No, I am talking about the kind where you have barely enough to survive, month after month, week after week, day after disappointing day. You worry about where the next rupee is coming from. It will come eventually, trickling down a drop at a time, but by then you are panicked out of existence. You live on that meagre amount arriving on the first week of every month, which seems to leave your hand the moment you touch it. Twelve or fifteen days left in the month, and you are broke already. How do you cross that wide a chasm?
You learn to ponder over every rupee before spending. Do I really need to buy this? You argue with the man who buys old newspapers – you ask him for one rupee more than he is offering per kilo. If he agrees, you get about fifteen or twenty rupees more. You calculate in your mind that it will get you some onions or potatoes for two days. And you are happy – exhilarated, even – that you gleaned twenty rupees from the poor man.
You go to a supermarket and you comb the items you want back and forth, back and forth, to find the cheapest of the lot that will last the longest time. Sometimes by the time you are done, you decide that you don’t really ‘need’ it, and that you could go one more month without it. All the while pretending to others that you aren’t trying to save money.
When the shopkeeper gives you the balance of five rupees, you receive it and check, pretending to have forgotten that in your better days you used to generously let him “keep the change.”
You see the poor cripple by the roadside, you decide to part with the five rupees you had just saved, and you sigh.
You don’t dream about pizza. When you’re starving and tasty cheesy pizza bursts into your thoughts, you tell yourself it’s a luxury you don’t really need, and a banana will satisfy your hunger, and that you will save a bit so that six months later, you can afford a regular size pizza. I’ll get there, dontcha worry, you tell your hungry self.
You love your job but lately you are not happy with your pay which has reduced you to this state, and your dissatisfaction affects your performance. Or, you hate your job that doesn’t even pay you what you deserve, but you’re afraid to quit lest you should remain unemployed for a long time.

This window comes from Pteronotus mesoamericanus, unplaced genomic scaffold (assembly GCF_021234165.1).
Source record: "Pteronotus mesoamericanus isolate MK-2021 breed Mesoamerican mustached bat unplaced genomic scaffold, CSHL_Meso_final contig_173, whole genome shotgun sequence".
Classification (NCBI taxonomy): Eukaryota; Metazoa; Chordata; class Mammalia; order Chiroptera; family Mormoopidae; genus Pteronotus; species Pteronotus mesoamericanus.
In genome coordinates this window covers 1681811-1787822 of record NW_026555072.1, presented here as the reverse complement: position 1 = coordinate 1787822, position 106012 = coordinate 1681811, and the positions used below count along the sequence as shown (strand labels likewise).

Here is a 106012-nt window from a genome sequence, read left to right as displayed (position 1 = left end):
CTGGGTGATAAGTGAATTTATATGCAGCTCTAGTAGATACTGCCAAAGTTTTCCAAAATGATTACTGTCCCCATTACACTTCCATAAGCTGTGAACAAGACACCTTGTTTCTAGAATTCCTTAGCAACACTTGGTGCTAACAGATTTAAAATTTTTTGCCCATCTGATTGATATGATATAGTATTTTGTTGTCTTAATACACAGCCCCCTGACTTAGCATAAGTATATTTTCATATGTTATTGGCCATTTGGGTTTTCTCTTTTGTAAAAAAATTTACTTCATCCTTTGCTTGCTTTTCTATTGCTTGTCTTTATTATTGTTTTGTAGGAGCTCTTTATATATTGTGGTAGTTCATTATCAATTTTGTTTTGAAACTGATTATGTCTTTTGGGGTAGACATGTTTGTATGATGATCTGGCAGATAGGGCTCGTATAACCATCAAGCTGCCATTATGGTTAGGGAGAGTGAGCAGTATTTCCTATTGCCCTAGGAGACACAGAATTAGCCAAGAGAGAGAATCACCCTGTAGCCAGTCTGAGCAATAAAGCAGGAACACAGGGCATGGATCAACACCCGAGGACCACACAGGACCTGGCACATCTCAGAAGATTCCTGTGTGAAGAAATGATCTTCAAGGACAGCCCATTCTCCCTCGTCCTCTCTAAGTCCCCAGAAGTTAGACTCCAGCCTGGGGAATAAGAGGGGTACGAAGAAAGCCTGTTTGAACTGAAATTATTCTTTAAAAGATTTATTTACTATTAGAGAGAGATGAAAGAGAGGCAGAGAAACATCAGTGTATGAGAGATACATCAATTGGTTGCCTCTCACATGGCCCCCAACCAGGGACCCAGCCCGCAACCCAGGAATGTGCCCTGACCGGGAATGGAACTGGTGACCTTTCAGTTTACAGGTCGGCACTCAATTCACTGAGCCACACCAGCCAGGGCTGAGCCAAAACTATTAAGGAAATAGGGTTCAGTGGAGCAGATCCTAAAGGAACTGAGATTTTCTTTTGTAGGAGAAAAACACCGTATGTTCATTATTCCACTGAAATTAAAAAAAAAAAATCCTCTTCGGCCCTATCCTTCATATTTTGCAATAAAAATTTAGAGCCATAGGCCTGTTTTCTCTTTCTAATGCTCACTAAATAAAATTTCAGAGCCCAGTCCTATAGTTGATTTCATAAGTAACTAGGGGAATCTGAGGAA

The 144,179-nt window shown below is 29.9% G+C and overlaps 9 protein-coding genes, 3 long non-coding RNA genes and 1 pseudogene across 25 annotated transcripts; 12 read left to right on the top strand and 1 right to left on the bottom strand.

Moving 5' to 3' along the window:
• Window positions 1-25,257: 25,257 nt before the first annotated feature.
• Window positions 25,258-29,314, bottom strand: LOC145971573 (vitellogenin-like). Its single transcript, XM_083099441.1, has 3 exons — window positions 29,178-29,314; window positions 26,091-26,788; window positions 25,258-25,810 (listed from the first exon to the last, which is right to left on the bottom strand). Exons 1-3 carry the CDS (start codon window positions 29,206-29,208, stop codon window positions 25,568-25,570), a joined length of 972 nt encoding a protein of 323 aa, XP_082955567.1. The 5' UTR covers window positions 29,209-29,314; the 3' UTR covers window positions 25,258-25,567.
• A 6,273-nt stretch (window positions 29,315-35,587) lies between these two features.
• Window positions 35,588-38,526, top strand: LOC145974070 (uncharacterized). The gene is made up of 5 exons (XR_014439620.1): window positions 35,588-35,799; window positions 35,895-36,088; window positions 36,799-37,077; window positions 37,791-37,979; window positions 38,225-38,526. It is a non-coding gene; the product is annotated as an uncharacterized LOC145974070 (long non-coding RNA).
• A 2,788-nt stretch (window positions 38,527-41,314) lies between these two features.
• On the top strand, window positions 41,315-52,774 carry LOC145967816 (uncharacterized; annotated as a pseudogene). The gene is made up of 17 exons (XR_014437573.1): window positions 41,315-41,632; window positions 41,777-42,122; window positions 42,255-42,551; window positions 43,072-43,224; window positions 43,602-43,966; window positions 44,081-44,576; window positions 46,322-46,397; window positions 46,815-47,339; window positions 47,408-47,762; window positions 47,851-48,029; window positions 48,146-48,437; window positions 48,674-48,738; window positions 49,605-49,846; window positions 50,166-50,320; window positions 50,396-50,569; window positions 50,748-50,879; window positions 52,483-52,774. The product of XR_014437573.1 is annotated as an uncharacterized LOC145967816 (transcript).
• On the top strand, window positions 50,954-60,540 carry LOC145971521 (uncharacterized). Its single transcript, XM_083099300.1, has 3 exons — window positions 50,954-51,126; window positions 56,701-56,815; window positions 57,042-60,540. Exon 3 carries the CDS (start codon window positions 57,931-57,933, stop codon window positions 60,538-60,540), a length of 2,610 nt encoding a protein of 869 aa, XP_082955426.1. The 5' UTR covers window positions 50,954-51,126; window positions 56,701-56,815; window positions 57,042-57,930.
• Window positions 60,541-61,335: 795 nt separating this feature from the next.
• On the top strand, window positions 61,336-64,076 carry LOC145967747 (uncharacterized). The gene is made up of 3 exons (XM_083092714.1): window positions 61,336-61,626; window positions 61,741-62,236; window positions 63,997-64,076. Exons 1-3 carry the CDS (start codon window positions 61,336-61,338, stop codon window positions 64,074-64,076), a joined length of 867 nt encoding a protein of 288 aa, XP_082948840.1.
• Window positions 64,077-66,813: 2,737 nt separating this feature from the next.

And imagine this, for a long, uncertain period of time. That is important. If there is an end in sight, it doesn’t become an ordeal. You must hit the rock bottom, so to speak.
Why do I insist everyone must experience it?
Probably because it breaks my heart when I hear someone say that “I buy only expensive ones of the best quality which actually lasts for a long time,” or “I bought something extra, just in case.”And they are not talking about groceries or basic necessities, they are talking about luxuries.
They don’t know. They haven’t been there. They don’t know such a world exists. It’s right next to them. They don’t see it. They don’t know what they are missing. That’s why it’s important.
Once you have touched that rock, and surfaced – as hopefully everyone will – one of two things could happen. Either you would forever become careful about every paisa you spend, or you would start throwing money on unnecessary luxuries to make up for that long, unforgettable spell of poverty.
Everyone must also be allowed to experience a period of lavishness where they get to stop worrying about money, spend it on what they want, when they want, how they want, and so forth. Maybe an all-expenses paid sight-seeing trip to Europe or Africa.
Sadly, life isn’t made that way. Most of us are stuck in one side or the other, and our journey takes us a little this way or that, and comes to rest in a place we are familiar with.
Unless we get to experience the two extremes,is life even worth living?
To my friends and family who are wondering: Don’t.